The boss of French football is not against the biennial Football World Cup; Creates a crack in UEFA’s unity against FIFA

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The president of France’s soccer federation, the men’s world champion, said on Friday that he was not opposed to pressure from FIFA to play the tournament every two years, despite widespread European resistance to the project. (More football news)

Noël Le Graët’s comment to the French sports daily L’Equipe is a significant break in the unity of UEFA, the European football body of 55 nations, against FIFA’s plan to double the frequency of the Coupe du world.

It was also in conflict with France coach Didier Deschamps – who also won the World Cup trophy as the winning captain in 1998 – claiming on Thursday that it would “trivialize” the tournament to play it twice as often.

“I have no opposition to a World Cup every two years, although I want to take a closer look,” said Le Graët.

“It would be a mistake not to take a close look at this project. “

Le Graët spoke after the French Football Federation he heads took part in an online meeting on Thursday organized by FIFA of more than 200 of its 211 national members.

FIFA President Gianni Infantino has called for a biennial World Cup to give more opportunities to play and host countries that rarely or never qualify. He has already overseen the expansion of 32 teams to a 48-nation tournament for the 2026 edition across North America.

Infantino also cites accelerating talent development around the world to close the gap with the footballing powers of Europe and South America that have dominated the World Cup since its launch in 1930.

UEFA and the South American football organization CONMEBOL have threatened to boycott a biennial World Cup.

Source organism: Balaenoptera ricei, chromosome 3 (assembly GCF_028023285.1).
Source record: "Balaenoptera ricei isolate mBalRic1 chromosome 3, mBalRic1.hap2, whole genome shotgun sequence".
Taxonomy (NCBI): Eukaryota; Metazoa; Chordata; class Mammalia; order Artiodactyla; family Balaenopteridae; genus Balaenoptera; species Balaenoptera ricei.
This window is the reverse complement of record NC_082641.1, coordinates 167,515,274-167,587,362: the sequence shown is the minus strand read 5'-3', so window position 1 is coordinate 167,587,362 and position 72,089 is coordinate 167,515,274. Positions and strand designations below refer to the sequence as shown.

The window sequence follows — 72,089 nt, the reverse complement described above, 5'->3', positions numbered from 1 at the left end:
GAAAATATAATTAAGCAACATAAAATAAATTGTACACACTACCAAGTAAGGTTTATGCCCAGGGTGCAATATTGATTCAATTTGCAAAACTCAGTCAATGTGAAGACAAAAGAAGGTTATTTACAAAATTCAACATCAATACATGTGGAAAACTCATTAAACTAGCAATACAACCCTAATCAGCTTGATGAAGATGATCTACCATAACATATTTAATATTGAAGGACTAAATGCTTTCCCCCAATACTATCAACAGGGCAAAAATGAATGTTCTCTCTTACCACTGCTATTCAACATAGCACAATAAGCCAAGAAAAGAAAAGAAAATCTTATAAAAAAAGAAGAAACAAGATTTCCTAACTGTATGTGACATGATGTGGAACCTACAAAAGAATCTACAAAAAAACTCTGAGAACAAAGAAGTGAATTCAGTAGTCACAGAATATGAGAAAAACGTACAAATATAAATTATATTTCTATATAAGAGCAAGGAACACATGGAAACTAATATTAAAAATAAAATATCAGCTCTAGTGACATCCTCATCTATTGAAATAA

They see it as a threat to their popular and lucrative quadrennial continental championships and a risk of overloading players and distorting the current balance of national and international competition for national and club teams.

UEFA and CONMEBOL have just 65 of FIFA’s 211 voters in a poll on the future of the World Cup, which could take place as early as December. FIFA wants to host a world summit, potentially in Qatar a year before the 2022 tournament.

Le Graët’s position is likely to shake up UEFA management, which appointed him two years ago to a seat on the FIFA Council chaired by Infantino to represent Europe. The Frenchman, who turns 80 in December, got the job after UEFA had a 70-year age limit for candidates seeking a place on his own executive committee.

France and FIFA have forged close ties in recent years, and French President Emmanuel Macron sat down with Infantino in the 2018 final in Moscow, where the French coached by Deschamps beat Croatia 4-2.

FIFA opened a regional office in Paris this year to work on development projects in Africa.

African football’s governing body is the most loyal of football’s six continents to FIFA and its new chairman, South African billionaire Patrice Motsepe, who took office this year after an agreement with rival candidates been negotiated by Infantino.

Le Graët cited the needs of African members – who have almost no room in the crowded football schedule to play against European national teams – to help explain his point.

“We cannot ignore other regions of the world,” he told L’Equipe.

“I listened to the plea from South Africa and Morocco who explained their difficulty in finding friendlies because Europe has reserved all the dates.”


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